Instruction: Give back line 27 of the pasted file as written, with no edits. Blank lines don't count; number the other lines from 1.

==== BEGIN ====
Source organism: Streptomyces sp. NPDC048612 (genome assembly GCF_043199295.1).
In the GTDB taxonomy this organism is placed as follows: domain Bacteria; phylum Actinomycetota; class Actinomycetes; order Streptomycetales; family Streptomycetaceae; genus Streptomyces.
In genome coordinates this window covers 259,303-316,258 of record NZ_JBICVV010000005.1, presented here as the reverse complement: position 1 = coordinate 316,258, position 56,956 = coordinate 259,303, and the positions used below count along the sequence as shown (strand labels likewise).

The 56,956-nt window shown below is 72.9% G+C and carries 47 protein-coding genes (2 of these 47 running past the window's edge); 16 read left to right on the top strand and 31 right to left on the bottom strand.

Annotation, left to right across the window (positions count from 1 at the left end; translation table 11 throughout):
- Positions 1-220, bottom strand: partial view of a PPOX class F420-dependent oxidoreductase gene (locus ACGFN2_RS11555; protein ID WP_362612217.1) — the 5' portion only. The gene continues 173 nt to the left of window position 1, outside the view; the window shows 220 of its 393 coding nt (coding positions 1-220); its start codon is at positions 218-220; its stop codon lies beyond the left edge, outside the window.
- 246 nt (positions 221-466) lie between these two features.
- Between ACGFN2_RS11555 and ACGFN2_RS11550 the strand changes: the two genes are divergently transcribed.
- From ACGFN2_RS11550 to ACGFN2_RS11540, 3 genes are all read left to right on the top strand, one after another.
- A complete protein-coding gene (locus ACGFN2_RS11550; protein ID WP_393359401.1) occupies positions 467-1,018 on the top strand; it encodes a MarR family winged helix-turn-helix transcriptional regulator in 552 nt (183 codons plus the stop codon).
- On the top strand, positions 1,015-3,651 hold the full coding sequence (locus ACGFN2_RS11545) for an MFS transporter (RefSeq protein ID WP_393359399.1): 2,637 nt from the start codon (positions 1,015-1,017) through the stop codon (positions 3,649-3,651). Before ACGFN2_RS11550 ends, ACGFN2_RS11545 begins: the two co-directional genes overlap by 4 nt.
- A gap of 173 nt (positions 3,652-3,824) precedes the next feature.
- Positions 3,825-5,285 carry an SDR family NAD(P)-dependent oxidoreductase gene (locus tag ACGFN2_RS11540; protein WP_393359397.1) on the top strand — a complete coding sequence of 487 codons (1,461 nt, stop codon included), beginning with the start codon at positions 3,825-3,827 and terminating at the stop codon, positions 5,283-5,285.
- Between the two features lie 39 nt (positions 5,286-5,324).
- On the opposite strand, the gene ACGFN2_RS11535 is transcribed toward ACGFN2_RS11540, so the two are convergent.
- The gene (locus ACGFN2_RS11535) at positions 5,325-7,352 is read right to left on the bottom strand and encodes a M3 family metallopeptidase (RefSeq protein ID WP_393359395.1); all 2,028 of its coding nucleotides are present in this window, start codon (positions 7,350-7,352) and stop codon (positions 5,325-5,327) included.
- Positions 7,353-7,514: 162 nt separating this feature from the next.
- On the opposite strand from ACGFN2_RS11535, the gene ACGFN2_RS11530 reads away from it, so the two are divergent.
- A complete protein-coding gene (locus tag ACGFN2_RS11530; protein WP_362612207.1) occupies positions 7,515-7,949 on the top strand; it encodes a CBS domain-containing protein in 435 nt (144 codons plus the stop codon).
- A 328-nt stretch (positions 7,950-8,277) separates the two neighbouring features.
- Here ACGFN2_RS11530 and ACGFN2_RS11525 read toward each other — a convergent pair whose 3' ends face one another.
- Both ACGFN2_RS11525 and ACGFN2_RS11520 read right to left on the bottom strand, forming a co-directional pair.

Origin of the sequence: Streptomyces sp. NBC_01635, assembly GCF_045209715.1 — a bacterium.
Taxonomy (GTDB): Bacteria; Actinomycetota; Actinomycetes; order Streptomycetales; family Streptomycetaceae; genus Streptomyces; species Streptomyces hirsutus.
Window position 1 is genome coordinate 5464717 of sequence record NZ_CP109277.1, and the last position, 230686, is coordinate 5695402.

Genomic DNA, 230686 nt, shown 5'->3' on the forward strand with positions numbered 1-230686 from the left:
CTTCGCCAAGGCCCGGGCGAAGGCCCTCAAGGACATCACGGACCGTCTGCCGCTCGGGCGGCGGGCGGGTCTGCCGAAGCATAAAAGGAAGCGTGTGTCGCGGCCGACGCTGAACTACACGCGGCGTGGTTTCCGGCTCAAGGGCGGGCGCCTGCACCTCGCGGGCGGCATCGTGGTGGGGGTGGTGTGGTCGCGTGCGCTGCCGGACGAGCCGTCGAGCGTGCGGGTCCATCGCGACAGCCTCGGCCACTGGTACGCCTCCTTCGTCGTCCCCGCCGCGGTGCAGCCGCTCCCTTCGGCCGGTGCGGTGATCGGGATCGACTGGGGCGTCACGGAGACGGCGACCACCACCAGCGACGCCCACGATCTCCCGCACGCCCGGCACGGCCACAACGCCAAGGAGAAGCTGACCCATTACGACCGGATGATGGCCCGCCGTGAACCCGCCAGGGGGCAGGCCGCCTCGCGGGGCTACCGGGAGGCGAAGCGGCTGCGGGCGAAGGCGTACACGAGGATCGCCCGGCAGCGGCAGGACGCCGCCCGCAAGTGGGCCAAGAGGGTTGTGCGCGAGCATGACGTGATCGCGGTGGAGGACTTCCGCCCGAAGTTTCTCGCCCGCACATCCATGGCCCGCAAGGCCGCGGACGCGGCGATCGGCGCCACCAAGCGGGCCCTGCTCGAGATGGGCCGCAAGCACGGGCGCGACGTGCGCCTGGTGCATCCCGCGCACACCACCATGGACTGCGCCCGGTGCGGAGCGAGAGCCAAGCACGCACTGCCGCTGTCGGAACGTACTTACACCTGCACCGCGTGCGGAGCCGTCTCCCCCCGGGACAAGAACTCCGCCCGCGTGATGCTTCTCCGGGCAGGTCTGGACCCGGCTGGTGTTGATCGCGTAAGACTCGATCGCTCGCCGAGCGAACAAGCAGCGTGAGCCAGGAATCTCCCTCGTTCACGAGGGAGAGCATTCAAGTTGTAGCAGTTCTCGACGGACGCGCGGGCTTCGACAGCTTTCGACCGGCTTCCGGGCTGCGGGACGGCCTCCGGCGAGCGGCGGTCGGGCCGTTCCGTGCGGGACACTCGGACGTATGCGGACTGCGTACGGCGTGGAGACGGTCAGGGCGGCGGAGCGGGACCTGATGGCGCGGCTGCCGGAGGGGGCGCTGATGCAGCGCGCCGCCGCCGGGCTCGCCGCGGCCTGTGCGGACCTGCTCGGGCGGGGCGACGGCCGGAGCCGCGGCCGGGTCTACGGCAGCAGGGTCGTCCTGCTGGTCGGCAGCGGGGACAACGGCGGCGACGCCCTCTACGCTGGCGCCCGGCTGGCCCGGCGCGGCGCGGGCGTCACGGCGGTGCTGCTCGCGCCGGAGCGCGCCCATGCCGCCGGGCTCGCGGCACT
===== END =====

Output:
CTTCGCCAAGGCCCGGGCGAAGGCCCTCAAGGACATCACGGACCGTCTGCCGCTCGGGCGGCGGGCGGGTCTGCCGAAGCATAAAAGGAAGCGTGTGTCGCGGCCGACGCTGAACTACACGCGGCGTGGTTTCCGGCTCAAGGGCGGGCGCCTGCACCTCGCGGGCGGCATCGTGGTGGGGGTGGTGTGGTCGCGTGCGCTGCCGGACGAGCCGTCGAGCGTGCGGGTCCATCGCGACAGCCTCGGCCACTGGTACGCCTCCTTCGTCGTCCCCGCCGCGGTGCAGCCGCTCCCTTCGGCCGGTGCGGTGATCGGGATCGACTGGGGCGTCACGGAGACGGCGACCACCACCAGCGACGCCCACGATCTCCCGCACGCCCGGCACGGCCACAACGCCAAGGAGAAGCTGACCCATTACGACCGGATGATGGCCCGCCGTGAACCCGCCAGGGGGCAGGCCGCCTCGCGGGGCTACCGGGAGGCGAAGCGGCTGCGGGCGAAGGCGTACACGAGGATCGCCCGGCAGCGGCAGGACGCCGCCCGCAAGTGGGCCAAGAGGGTTGTGCGCGAGCATGACGTGATCGCGGTGGAGGACTTCCGCCCGAAGTTTCTCGCCCGCACATCCATGGCCCGCAAGGCCGCGGACGCGGCGATCGGCGCCACCAAGCGGGCCCTGCTCGAGATGGGCCGCAAGCACGGGCGCGACGTGCGCCTGGTGCATCCCGCGCACACCACCATGGACTGCGCCCGGTGCGGAGCGAGAGCCAAGCACGCACTGCCGCTGTCGGAACGTACTTACACCTGCACCGCGTGCGGAGCCGTCTCCCCCCGGGACAAGAACTCCGCCCGCGTGATGCTTCTCCGGGCAGGTCTGGACCCGGCTGGTGTTGATCGCGTAAGACTCGATCGCTCGCCGAGCGAACAAGCAGCGTGAGCCAGGAATCTCCCTCGTTCACGAGGGAGAGCATTCAAGTTGTAGCAGTTCTCGACGGACGCGCGGGCTTCGACAGCTTTCGACCGGCTTCCGGGCTGCGGGACGGCCTCCGGCGAGCGGCGGTCGGGCCGTTCCGTGCGGGACACTCGGACGTATGCGGACTGCGTACGGCGTGGAGACGGTCAGGGCGGCGGAGCGGGACCTGATGGCGCGGCTGCCGGAGGGGGCGCTGATGCAGCGCGCCGCCGCCGGGCTCGCCGCGGCCTGTGCGGACCTGCTCGGGCGGGGCGACGGCCGGAGCCGCGGCCGGGTCTACGGCAGCAGGGTCGTCCTGCTGGTCGGCAGCGGGGACAACGGCGGCGACGCCCTCTACGCTGGCGCCCGGCTGGCCCGGCGCGGCGCGGGCGTCACGGCGGTGCTGCTCGCGCCGGAGCGCGCCCATGCCGCCGGGCTCGCGGCACT